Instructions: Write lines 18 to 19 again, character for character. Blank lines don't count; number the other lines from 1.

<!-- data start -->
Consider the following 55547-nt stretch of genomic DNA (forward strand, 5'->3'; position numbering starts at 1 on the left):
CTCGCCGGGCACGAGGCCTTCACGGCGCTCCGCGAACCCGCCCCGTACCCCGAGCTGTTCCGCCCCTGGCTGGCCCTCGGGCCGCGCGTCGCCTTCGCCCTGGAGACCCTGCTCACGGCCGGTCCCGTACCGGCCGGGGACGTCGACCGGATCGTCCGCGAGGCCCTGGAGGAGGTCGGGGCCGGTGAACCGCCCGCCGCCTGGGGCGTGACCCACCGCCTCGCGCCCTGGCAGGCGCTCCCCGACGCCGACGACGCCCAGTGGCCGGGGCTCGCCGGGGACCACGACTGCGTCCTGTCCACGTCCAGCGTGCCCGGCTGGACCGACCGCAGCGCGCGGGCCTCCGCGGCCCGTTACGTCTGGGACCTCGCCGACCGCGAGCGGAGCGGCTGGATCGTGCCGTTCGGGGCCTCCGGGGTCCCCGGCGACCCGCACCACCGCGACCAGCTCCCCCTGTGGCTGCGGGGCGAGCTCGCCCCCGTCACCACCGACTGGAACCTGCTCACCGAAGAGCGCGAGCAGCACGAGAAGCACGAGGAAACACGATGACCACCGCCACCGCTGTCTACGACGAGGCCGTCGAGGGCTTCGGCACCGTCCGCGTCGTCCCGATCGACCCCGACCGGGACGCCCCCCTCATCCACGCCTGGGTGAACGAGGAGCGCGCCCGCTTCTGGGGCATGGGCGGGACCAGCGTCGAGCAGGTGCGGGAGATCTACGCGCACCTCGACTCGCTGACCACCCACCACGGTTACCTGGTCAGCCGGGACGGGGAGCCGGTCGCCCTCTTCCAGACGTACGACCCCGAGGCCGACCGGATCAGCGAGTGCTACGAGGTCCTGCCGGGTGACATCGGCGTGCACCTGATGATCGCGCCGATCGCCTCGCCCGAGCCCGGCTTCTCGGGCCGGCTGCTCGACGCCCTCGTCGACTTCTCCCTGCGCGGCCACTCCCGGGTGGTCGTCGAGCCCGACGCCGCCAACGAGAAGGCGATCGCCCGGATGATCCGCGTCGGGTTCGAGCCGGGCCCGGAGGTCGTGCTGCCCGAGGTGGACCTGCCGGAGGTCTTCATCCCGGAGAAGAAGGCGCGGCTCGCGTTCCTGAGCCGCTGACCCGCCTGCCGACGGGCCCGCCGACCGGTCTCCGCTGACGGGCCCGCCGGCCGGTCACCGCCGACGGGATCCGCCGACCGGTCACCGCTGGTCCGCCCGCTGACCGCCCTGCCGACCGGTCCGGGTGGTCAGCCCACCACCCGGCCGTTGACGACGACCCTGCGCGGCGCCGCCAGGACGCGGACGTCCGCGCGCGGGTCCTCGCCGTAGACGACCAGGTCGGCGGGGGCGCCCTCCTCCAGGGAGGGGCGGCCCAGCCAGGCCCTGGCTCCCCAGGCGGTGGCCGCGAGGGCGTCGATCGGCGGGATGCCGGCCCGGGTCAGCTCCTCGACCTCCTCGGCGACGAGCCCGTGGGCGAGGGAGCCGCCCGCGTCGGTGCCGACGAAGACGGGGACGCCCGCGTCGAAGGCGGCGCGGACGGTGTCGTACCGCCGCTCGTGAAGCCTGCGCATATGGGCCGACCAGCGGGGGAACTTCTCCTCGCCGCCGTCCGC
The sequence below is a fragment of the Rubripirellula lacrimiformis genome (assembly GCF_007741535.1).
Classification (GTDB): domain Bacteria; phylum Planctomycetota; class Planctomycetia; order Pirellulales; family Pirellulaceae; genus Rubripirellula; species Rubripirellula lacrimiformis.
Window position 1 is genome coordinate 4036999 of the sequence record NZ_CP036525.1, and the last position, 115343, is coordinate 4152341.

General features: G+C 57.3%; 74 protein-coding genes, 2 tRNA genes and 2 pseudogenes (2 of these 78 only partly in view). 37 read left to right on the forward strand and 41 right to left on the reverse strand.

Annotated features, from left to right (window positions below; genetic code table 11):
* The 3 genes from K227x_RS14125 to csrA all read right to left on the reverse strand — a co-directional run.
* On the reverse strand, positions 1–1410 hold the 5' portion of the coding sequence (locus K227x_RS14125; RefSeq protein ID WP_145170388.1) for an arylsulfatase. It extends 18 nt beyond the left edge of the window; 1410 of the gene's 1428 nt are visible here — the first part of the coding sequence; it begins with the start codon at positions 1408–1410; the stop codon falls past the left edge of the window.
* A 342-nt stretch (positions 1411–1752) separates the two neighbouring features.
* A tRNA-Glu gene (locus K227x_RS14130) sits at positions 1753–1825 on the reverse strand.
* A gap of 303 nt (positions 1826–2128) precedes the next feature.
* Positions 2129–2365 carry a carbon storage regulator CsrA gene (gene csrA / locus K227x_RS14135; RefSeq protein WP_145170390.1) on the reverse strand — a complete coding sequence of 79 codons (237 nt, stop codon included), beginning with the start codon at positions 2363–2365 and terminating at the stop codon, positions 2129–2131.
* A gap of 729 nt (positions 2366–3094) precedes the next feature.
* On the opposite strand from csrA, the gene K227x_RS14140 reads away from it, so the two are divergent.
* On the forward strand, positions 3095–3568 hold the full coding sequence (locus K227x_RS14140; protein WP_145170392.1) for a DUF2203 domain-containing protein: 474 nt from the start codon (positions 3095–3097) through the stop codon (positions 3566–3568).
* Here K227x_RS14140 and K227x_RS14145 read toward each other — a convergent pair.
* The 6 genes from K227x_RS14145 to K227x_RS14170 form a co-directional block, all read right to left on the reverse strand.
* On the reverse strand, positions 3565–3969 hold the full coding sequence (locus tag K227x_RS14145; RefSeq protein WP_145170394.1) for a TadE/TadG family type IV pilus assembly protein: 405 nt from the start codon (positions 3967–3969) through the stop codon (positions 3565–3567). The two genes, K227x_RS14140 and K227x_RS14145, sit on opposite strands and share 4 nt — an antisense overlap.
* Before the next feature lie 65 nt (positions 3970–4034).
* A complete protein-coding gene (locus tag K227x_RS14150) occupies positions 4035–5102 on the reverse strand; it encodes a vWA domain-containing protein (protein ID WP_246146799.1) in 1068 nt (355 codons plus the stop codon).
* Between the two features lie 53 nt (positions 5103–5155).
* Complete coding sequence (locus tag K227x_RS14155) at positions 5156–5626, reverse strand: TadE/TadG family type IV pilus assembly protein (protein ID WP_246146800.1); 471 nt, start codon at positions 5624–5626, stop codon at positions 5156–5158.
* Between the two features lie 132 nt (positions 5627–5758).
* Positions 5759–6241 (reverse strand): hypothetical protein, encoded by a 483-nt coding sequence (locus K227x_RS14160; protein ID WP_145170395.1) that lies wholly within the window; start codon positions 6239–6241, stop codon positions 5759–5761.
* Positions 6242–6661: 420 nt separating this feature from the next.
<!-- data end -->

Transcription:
* The 6 genes from K227x_RS14145 to K227x_RS14170 form a co-directional block, all read right to left on the reverse strand.
* On the reverse strand, positions 3565–3969 hold the full coding sequence (locus tag K227x_RS14145; RefSeq protein WP_145170394.1) for a TadE/TadG family type IV pilus assembly protein: 405 nt from the start codon (positions 3967–3969) through the stop codon (positions 3565–3567). The two genes, K227x_RS14140 and K227x_RS14145, sit on opposite strands and share 4 nt — an antisense overlap.